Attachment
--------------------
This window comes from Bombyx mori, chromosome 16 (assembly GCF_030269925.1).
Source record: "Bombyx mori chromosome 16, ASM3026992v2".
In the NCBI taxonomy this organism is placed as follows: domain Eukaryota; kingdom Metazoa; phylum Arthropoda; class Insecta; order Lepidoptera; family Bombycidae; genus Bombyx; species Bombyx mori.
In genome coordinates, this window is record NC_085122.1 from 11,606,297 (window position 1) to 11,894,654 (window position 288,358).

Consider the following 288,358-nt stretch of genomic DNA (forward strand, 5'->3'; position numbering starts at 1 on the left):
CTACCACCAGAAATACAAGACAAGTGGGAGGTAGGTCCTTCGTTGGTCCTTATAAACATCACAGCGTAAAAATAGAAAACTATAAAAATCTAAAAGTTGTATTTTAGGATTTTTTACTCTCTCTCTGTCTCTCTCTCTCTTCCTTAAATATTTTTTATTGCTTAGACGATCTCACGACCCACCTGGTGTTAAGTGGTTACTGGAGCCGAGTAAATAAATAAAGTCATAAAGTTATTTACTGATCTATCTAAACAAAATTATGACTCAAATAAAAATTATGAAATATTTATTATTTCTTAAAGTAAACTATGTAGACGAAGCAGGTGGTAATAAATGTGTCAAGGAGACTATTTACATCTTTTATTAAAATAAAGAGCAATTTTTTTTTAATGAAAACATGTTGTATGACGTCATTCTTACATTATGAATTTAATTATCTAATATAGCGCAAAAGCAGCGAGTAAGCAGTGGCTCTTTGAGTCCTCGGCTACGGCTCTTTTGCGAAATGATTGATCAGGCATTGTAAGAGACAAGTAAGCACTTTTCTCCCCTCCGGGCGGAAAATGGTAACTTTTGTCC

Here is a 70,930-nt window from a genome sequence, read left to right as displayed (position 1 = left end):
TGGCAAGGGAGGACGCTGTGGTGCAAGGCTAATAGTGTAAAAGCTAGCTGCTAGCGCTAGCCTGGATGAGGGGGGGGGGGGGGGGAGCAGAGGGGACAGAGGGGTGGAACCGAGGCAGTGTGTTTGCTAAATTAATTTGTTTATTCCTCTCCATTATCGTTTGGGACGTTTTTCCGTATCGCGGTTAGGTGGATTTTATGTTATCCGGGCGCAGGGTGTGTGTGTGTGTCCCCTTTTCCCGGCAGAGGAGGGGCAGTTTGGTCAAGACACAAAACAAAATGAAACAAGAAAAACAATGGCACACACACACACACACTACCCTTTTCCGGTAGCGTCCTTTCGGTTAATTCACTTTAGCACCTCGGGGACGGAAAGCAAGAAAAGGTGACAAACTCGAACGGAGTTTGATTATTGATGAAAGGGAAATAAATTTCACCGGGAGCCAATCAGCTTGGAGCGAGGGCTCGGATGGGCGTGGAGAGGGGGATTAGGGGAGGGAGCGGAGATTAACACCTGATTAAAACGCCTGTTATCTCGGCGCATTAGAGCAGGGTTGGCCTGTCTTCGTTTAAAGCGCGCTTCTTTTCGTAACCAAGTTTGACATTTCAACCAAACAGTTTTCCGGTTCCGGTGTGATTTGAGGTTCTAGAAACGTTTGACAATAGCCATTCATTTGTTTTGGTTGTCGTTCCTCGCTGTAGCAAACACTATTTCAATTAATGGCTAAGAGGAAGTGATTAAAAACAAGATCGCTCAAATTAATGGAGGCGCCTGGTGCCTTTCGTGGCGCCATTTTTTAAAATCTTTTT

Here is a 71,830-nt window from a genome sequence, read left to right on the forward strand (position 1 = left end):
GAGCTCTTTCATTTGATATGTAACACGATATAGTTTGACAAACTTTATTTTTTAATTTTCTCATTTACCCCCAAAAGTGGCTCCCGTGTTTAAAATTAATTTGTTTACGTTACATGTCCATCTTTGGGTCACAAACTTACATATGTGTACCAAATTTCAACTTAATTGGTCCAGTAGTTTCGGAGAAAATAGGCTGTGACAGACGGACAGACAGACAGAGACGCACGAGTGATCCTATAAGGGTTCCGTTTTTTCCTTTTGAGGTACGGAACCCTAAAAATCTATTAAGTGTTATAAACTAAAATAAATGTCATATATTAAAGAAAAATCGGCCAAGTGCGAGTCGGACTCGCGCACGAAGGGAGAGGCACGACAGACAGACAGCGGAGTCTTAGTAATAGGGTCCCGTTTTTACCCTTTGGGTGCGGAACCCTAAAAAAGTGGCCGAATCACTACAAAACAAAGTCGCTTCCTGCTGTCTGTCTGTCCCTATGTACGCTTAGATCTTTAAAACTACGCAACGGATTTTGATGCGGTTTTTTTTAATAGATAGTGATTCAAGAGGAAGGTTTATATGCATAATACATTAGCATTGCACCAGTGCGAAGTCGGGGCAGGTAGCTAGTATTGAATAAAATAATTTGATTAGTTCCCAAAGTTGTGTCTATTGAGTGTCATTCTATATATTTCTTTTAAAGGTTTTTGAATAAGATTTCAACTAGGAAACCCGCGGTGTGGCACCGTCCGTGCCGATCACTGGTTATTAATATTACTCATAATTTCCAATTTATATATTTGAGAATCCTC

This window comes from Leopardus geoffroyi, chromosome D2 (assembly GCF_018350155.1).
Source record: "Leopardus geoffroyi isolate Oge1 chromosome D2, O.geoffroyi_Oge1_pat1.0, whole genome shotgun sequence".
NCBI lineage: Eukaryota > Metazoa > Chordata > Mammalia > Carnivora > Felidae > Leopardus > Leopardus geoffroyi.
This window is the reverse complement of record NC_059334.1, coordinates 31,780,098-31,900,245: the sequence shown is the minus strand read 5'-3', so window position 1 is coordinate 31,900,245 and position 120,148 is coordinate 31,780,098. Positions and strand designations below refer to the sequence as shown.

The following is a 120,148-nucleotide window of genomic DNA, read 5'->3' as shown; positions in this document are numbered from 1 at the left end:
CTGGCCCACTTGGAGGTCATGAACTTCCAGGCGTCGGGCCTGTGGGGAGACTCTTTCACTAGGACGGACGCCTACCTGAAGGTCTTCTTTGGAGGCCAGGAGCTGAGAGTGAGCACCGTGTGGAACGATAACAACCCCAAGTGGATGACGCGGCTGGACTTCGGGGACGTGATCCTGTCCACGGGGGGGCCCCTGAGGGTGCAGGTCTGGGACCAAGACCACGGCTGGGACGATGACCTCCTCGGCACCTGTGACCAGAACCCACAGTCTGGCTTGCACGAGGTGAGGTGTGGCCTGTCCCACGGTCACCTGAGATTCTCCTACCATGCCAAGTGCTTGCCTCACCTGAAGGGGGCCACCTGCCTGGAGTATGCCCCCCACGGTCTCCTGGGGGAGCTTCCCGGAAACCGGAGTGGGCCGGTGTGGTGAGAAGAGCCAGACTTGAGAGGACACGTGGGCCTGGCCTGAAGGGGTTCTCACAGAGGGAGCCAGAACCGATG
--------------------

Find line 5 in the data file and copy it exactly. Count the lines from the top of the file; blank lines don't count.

Consider the following 288,358-nt stretch of genomic DNA (forward strand, 5'->3'; position numbering starts at 1 on the left):